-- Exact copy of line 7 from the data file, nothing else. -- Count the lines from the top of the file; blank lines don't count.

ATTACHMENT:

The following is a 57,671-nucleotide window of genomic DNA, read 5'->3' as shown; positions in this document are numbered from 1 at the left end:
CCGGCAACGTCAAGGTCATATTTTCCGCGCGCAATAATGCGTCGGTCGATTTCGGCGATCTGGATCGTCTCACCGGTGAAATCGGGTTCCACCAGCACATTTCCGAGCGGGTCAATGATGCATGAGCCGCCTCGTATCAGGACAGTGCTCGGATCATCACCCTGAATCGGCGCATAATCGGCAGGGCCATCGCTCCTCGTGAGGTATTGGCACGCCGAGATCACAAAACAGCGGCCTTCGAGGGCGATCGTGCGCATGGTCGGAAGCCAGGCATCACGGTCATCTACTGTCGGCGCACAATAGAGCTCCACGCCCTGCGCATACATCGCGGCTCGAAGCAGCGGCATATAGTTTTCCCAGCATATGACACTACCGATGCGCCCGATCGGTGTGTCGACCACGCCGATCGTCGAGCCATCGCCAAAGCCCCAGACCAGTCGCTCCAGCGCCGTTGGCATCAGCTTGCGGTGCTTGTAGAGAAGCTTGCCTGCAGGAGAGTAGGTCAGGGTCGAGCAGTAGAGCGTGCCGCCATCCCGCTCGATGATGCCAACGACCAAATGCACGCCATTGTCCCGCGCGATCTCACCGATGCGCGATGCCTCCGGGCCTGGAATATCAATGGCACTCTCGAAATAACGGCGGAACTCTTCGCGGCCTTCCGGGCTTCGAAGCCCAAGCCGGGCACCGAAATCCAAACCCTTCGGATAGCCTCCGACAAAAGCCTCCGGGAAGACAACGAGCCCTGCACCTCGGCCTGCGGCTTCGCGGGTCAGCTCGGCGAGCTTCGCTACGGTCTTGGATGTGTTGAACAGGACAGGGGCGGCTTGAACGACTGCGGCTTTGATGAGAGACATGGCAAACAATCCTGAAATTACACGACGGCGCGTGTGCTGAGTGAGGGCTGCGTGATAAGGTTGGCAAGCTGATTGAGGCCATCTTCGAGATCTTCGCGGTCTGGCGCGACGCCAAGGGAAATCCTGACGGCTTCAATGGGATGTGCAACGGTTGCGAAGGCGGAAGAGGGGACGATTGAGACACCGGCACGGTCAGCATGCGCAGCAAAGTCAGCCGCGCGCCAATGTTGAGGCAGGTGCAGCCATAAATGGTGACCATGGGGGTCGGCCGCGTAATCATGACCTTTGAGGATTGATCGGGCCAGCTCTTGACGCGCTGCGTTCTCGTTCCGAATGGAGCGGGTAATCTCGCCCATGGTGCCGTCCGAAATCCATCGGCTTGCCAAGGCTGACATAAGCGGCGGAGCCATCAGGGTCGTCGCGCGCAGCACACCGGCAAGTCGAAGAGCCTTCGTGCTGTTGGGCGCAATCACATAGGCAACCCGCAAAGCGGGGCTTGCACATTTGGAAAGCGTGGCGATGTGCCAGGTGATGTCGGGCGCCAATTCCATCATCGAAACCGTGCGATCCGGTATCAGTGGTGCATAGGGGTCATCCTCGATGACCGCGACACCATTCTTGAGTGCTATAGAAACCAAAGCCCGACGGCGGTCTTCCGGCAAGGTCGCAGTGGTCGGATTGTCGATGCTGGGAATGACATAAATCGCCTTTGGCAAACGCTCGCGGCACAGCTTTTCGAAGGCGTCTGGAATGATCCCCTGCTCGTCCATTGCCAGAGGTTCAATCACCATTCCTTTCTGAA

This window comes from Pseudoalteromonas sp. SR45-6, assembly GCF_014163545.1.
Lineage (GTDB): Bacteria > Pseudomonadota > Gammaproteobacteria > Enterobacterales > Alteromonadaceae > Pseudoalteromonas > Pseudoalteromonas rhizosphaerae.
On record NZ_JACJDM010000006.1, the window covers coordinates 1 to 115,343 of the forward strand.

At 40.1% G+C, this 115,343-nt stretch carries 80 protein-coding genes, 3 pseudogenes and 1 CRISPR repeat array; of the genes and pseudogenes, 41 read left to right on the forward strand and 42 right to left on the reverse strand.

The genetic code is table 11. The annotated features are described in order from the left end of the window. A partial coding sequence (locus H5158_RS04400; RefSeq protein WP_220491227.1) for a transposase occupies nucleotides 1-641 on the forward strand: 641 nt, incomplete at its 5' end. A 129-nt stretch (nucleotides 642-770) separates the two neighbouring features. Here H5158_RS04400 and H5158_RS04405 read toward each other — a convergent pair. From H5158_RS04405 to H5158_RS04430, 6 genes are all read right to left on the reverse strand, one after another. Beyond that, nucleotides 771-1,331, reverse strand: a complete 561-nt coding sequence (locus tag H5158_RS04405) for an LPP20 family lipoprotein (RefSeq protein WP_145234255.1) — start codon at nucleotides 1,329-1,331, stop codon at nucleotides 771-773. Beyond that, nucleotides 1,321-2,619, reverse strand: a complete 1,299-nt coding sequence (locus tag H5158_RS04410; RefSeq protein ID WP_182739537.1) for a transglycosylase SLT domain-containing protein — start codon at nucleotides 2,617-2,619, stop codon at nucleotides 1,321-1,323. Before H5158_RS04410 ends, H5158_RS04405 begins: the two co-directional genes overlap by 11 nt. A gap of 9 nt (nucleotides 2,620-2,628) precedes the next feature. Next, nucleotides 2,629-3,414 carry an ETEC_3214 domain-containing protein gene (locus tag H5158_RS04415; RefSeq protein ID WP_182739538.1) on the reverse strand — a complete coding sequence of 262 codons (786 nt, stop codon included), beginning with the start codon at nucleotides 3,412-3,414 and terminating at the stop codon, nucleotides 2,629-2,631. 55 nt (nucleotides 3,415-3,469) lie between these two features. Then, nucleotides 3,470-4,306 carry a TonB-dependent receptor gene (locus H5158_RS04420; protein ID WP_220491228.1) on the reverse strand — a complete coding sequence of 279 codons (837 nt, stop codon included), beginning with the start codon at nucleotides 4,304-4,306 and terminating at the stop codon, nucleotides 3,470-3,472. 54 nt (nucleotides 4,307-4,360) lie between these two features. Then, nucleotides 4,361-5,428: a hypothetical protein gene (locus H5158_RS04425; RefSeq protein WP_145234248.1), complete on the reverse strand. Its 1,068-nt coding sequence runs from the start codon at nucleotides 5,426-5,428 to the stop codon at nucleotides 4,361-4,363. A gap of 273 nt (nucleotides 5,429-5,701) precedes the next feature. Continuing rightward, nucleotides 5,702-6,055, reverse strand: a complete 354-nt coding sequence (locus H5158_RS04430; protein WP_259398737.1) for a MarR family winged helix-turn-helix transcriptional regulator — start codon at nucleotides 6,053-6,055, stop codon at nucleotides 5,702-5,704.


The genetic code is table 11. The annotated features are described in order from the left end of the window. A partial coding sequence (locus H5158_RS04400; RefSeq protein WP_220491227.1) for a transposase occupies nucleotides 1-641 on the forward strand: 641 nt, incomplete at its 5' end. A 129-nt stretch (nucleotides 642-770) separates the two neighbouring features. Here H5158_RS04400 and H5158_RS04405 read toward each other — a convergent pair. From H5158_RS04405 to H5158_RS04430, 6 genes are all read right to left on the reverse strand, one after another. Beyond that, nucleotides 771-1,331, reverse strand: a complete 561-nt coding sequence (locus tag H5158_RS04405) for an LPP20 family lipoprotein (RefSeq protein WP_145234255.1) — start codon at nucleotides 1,329-1,331, stop codon at nucleotides 771-773. Beyond that, nucleotides 1,321-2,619, reverse strand: a complete 1,299-nt coding sequence (locus tag H5158_RS04410; RefSeq protein ID WP_182739537.1) for a transglycosylase SLT domain-containing protein — start codon at nucleotides 2,617-2,619, stop codon at nucleotides 1,321-1,323. Before H5158_RS04410 ends, H5158_RS04405 begins: the two co-directional genes overlap by 11 nt. A gap of 9 nt (nucleotides 2,620-2,628) precedes the next feature. Next, nucleotides 2,629-3,414 carry an ETEC_3214 domain-containing protein gene (locus tag H5158_RS04415; RefSeq protein ID WP_182739538.1) on the reverse strand — a complete coding sequence of 262 codons (786 nt, stop codon included), beginning with the start codon at nucleotides 3,412-3,414 and terminating at the stop codon, nucleotides 2,629-2,631. 55 nt (nucleotides 3,415-3,469) lie between these two features. Then, nucleotides 3,470-4,306 carry a TonB-dependent receptor gene (locus H5158_RS04420; protein ID WP_220491228.1) on the reverse strand — a complete coding sequence of 279 codons (837 nt, stop codon included), beginning with the start codon at nucleotides 4,304-4,306 and terminating at the stop codon, nucleotides 3,470-3,472. 54 nt (nucleotides 4,307-4,360) lie between these two features. Then, nucleotides 4,361-5,428: a hypothetical protein gene (locus H5158_RS04425; RefSeq protein WP_145234248.1), complete on the reverse strand. Its 1,068-nt coding sequence runs from the start codon at nucleotides 5,426-5,428 to the stop codon at nucleotides 4,361-4,363. A gap of 273 nt (nucleotides 5,429-5,701) precedes the next feature. Continuing rightward, nucleotides 5,702-6,055, reverse strand: a complete 354-nt coding sequence (locus H5158_RS04430; protein WP_259398737.1) for a MarR family winged helix-turn-helix transcriptional regulator — start codon at nucleotides 6,053-6,055, stop codon at nucleotides 5,702-5,704.